Medallion Auction Cases
Ackman and the firm of Wolf Haldenstein are representing buyers of taxi medallions at auctions organized and promoted by the City of New York and the City's Taxi and Limousine Commission. In two separate lawsuits, the medallion buyers allege that the soon after selling the medallions the systemically destroyed medallion values by licensing tens of thousands of so-called black cars, mostly affiliated with Uber, and allowing them to compete directly with medallion taxis.
Most recently, the New York Court of Appeals, the state's highest court, agreed to hear an appeal in one of the cases.
The cabdrivers purchased their medallions at the auctions, paying between $803,000 and $965,000 for independent medallions and between $1.025 million and $1.259 million for corporate medallions. These prices seemed like bargains at the time as medallions were then trading for much higher sums on the secondary market. All told, the City netted approximately $360 million from a series of three auctions of a total of 400 medallions.
Medallions, which give their owners the right to operate yellow taxis and whose numbers are restricted by law, had always seemed like a safe bet. Before the auctions, the City encouraged that view, telling prospective buyers in a promotional pamphlet that yellow taxi medallions were a “better than the stock market.” At the time of the auctions, the City had licensed about 10,000 black cars, which traditionally served the large corporate clients.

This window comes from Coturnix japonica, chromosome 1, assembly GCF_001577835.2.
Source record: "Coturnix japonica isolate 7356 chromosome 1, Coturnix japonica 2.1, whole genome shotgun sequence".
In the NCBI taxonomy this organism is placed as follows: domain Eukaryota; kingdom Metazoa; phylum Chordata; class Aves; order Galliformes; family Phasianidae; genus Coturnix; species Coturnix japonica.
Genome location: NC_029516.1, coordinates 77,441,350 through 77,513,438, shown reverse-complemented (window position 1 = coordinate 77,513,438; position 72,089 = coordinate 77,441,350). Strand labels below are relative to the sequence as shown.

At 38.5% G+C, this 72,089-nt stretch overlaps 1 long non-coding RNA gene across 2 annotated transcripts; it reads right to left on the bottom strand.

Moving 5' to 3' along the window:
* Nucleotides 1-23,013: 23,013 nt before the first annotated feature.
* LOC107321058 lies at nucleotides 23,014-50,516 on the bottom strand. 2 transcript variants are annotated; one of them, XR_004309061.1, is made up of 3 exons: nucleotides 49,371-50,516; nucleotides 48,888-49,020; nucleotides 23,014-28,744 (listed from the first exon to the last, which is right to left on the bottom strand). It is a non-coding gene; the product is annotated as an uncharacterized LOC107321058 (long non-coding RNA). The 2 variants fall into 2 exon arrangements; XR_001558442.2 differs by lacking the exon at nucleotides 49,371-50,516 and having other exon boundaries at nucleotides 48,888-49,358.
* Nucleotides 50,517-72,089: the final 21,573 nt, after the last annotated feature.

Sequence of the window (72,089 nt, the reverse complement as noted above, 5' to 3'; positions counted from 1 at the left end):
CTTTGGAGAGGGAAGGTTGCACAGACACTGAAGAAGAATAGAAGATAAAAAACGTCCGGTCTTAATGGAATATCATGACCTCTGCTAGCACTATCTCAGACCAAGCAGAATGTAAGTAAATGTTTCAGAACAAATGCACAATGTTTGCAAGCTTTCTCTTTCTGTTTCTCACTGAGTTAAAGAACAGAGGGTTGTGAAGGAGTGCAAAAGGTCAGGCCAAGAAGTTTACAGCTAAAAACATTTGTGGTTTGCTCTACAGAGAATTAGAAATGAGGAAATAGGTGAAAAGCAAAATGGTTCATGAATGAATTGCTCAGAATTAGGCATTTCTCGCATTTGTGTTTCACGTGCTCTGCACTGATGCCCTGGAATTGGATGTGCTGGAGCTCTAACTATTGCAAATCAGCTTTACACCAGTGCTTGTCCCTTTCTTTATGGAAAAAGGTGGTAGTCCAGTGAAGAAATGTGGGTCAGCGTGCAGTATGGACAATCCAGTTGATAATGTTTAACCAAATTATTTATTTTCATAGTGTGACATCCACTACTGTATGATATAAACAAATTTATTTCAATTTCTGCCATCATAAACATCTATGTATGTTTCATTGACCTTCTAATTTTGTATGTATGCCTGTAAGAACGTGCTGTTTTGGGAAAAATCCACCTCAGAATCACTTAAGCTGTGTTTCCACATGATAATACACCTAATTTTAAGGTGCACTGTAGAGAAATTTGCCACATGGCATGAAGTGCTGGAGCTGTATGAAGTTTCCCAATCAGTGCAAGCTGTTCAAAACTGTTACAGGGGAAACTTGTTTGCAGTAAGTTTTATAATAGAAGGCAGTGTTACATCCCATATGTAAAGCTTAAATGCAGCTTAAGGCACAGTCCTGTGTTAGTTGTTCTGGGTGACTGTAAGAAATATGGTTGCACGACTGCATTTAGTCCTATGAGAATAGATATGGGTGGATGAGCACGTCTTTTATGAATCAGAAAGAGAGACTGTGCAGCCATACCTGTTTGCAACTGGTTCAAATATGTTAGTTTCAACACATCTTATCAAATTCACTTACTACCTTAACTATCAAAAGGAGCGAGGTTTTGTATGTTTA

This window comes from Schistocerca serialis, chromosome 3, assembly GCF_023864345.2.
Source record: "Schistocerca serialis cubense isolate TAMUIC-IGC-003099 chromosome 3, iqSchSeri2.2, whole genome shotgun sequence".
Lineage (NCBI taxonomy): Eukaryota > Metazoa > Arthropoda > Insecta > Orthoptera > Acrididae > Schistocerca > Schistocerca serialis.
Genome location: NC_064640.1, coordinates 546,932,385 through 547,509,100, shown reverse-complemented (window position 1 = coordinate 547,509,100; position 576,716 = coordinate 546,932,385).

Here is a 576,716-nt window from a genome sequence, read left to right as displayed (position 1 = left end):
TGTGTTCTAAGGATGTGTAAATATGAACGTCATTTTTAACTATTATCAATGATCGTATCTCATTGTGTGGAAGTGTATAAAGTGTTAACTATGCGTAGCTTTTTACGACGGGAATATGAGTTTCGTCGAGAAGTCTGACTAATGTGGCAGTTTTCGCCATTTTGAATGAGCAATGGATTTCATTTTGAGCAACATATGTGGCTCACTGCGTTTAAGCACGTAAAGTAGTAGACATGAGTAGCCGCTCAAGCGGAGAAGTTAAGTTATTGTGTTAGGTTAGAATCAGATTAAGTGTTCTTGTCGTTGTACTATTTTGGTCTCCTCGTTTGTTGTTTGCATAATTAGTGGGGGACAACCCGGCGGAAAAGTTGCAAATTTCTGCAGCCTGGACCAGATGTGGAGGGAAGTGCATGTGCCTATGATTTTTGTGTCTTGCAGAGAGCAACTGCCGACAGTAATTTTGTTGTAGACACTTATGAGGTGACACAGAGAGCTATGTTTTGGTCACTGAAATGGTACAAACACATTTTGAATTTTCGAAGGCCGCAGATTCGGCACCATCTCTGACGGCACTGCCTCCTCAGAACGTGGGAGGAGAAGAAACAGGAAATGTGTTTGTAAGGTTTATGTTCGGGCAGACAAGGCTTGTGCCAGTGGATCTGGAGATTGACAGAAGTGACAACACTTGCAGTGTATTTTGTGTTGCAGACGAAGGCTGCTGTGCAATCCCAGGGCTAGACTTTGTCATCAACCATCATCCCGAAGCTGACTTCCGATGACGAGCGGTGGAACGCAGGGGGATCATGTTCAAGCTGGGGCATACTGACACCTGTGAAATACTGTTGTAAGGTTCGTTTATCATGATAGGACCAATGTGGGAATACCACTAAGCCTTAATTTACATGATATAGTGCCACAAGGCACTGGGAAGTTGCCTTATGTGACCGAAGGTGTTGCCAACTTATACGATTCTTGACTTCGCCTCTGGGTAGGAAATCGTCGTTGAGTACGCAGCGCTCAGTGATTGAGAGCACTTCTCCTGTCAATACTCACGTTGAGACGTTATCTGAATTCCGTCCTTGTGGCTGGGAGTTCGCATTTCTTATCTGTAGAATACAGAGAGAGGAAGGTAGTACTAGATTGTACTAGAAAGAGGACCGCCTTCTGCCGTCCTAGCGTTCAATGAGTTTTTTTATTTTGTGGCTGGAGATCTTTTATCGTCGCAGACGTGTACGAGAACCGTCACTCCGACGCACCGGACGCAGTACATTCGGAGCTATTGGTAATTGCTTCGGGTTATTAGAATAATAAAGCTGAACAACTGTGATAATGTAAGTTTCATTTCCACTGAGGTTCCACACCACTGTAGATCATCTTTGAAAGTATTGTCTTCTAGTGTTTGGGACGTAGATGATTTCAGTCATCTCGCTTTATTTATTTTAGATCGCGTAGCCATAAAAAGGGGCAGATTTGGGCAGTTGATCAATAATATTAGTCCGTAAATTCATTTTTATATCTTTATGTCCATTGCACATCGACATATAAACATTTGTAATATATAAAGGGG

But all that soon changed. After the auctions, the City started issuing tens thousands of additional black car licenses to drivers affiliated with Uber and its ilk. These cars could be hailed by smartphones and competed essentially directly with yellow taxis, albeit without needing a medallion to do so. Today, there are more than 100,000 black cars licensed by the TLC— a ten-fold increase from early 2014.
The result, the lawsuit alleges, was a sharp drop in fares for medallion taxis and an even steeper plunge in medallion values. This decline occurred even before the Covid-19 pandemic caused additional distress for the taxi industry. As of February 2020, practically all medallion transfers were the result of foreclosures at prices as low as $110,000.
The medallion buyers allege that the TLC exercised its power as a regulator in a way that destroyed the value of the medallions it sold to cabdrivers and investors. Justice Esposito denied the City's second attempt to dismiss the suit, saying that the TLC “as both the sellers and market regulators, had extraordinary power over the value of the taxi medallions they had sold.”
Practice area(s): Civil Litigation, Contracts / Agreements
Court: New York Court of Appeals